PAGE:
I should not need to tell you that in order to effect lasting change in an organisation you need a framework and not a methodology. Since every organisation has its own way of doing things (unique people, processes, & practices) that reflect in a unique culture, why would someone else’s blueprint work for you. You need a framework (much like constructing anything physical) around which you can build your custom methodology. The Agility Path Guide introduces a framework, based on Scrum, to effect Professional Organisational Change. This framework can be used to productively and creatively deliver organisational change of the highest possible value.
We need the framework, and not a methodology, because every team, group, and department within an organisation is different. Accepting that difference, this framework helps us make sure that we are all at least playing the same game from the start. If everything is open to change we can easily end up in chaos or stagnation. Just like Scrum the Professional Organisational Change framework is closed for modification, but open to extension.
One such awesome extension that I have seen used to great effect in both software and non-software endeavours is the Kanban board. It provides both transparency and at-a-glance status to what is going on. While this is the board from the Organisational Transformation office the Inspector General of Police has both a Kanban and a Scrum board in his ‘war room’ which is what his change team and visitors gather around to discuss strategy and what comes next. While we maintain the core framework to enshrine empiricism in our process many parts of the organisation will extend that framework in creating and unique ways to help them solve their independent individuals problems.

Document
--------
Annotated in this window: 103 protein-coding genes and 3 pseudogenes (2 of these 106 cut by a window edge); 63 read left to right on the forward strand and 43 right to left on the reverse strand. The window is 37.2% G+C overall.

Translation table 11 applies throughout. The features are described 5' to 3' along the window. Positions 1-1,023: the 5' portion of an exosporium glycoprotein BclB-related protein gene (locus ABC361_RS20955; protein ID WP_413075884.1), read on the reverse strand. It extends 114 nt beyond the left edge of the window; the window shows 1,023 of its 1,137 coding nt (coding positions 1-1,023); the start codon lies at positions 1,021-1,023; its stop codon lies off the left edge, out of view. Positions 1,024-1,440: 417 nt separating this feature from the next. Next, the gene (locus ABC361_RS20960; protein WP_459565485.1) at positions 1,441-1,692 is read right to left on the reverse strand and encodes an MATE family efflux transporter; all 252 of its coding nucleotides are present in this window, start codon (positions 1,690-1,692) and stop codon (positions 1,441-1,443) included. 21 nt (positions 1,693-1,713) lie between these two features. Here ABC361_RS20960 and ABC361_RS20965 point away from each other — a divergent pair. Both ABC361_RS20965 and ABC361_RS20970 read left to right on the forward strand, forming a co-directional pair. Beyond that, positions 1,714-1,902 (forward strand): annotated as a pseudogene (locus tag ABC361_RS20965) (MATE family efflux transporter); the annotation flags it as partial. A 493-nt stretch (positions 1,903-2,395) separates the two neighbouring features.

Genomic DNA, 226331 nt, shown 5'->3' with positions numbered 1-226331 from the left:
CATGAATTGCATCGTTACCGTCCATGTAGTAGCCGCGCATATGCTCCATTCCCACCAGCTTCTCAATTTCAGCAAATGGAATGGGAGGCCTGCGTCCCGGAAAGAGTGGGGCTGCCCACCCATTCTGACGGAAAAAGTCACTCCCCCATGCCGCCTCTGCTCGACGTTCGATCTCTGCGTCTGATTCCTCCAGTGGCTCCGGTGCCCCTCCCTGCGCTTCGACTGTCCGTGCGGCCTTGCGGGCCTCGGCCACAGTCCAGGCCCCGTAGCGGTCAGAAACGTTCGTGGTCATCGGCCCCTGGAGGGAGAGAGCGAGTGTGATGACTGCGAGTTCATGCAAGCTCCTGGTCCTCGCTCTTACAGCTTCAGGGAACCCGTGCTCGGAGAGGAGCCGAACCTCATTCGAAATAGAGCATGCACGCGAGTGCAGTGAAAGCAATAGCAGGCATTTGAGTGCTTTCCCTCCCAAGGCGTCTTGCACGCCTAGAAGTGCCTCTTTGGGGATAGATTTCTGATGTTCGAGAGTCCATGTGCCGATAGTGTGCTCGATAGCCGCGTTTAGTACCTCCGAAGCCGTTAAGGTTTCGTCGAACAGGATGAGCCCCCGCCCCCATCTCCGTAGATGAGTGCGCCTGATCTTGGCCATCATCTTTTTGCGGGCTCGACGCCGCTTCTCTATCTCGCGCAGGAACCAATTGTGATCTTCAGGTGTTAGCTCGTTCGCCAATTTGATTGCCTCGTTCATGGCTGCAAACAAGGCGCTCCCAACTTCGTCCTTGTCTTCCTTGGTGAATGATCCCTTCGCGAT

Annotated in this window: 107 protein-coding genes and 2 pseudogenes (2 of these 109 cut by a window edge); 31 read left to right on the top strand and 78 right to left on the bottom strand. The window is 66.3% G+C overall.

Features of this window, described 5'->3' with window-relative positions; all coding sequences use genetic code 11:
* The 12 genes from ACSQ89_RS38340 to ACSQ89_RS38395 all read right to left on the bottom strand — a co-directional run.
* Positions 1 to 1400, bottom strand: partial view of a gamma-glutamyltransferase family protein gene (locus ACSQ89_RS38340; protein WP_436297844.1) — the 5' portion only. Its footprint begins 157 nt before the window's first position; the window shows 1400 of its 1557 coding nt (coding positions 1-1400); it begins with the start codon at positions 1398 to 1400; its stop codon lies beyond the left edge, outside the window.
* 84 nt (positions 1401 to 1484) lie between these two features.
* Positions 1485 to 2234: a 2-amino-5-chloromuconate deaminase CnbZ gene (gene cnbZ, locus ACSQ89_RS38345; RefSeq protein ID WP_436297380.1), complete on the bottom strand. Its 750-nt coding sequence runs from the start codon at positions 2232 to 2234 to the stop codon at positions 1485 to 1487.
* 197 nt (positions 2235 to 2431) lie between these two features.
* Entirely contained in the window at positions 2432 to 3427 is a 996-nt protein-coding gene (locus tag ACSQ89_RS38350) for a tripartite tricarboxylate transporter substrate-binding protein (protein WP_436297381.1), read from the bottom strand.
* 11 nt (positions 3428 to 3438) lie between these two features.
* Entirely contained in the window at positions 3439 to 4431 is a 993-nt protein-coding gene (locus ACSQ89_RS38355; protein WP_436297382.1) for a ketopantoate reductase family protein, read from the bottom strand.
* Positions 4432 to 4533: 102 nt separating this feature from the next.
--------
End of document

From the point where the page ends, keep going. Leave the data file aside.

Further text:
As you can imagine the Ghana Police Service is very hierarchical and relies heavily on rank to get things done. It has not had significant change in nearly 60 years, and they are still following the old ways. Command and control is the way things are done, and it is no longer working. The education level of officers has changed a lot in 60 years. By way of example the two Professional Scrum Foundations classes I ran for them this week had more MBA’s, psychology, and other degrees than the same class in Europe or the US. There has been a big push, some say too much, on academic credentials, but it means that the workforce has changed. Command and control, that was designed for an uneducated work force will no longer be effective, and indeed works to erode moral. Command and control is a fallacy in the modern world and an enigma born of Taylorism and ignorance from a lost time.
Hell, the military realised that command and control was a losing strategy when Napoleon defeated the Persian army 300 years ago. The Ghana Police Service is certainly not the last to realise it as many European and US companies still try to use Command and Control in this way.
In any Agile organisation management changes from a ‘telling people what to do’ role, to one of servant leadership. They change from giving instructions to setting goals. They stop being a planner and become a teacher, coach, and leader.
Leadership has very little to do with giving instructions and barking commands.